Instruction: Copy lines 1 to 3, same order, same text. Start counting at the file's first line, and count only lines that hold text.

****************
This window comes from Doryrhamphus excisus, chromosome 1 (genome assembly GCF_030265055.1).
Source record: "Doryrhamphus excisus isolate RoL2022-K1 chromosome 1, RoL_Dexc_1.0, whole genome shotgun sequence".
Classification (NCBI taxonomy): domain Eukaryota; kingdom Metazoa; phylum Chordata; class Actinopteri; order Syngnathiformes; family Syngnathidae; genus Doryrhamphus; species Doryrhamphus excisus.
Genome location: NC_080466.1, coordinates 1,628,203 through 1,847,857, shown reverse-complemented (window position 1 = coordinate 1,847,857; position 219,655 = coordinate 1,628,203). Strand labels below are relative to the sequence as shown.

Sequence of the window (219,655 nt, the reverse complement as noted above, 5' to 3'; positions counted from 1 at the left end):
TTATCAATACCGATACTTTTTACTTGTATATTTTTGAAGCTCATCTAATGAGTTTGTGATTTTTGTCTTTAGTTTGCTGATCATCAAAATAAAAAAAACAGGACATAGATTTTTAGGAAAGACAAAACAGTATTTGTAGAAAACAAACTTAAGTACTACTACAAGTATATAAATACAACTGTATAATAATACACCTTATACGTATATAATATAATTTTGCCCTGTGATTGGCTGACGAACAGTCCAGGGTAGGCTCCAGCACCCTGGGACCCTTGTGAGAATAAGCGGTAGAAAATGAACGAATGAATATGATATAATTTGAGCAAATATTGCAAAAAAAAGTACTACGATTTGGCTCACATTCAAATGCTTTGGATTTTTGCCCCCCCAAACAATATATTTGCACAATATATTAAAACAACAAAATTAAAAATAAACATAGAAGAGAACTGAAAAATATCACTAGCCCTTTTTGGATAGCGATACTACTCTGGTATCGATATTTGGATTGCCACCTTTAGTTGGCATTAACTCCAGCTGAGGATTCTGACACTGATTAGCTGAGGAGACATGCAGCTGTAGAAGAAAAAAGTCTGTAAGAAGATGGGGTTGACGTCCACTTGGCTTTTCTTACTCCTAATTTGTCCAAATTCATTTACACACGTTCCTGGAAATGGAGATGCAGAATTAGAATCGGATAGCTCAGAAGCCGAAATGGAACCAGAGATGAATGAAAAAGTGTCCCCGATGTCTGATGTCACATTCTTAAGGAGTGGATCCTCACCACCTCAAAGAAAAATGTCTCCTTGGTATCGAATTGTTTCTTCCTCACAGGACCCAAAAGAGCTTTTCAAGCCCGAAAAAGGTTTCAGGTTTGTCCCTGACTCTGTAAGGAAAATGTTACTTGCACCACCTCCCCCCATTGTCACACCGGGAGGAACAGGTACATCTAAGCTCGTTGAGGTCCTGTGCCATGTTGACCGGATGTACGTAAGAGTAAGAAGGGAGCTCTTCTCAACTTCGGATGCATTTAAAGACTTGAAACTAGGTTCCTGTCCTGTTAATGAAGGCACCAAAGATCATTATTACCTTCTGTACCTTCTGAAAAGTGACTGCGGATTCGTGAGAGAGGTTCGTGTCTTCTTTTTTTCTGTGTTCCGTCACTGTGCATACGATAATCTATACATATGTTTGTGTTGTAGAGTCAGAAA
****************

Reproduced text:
This window comes from Doryrhamphus excisus, chromosome 1 (genome assembly GCF_030265055.1).
Source record: "Doryrhamphus excisus isolate RoL2022-K1 chromosome 1, RoL_Dexc_1.0, whole genome shotgun sequence".
Classification (NCBI taxonomy): domain Eukaryota; kingdom Metazoa; phylum Chordata; class Actinopteri; order Syngnathiformes; family Syngnathidae; genus Doryrhamphus; species Doryrhamphus excisus.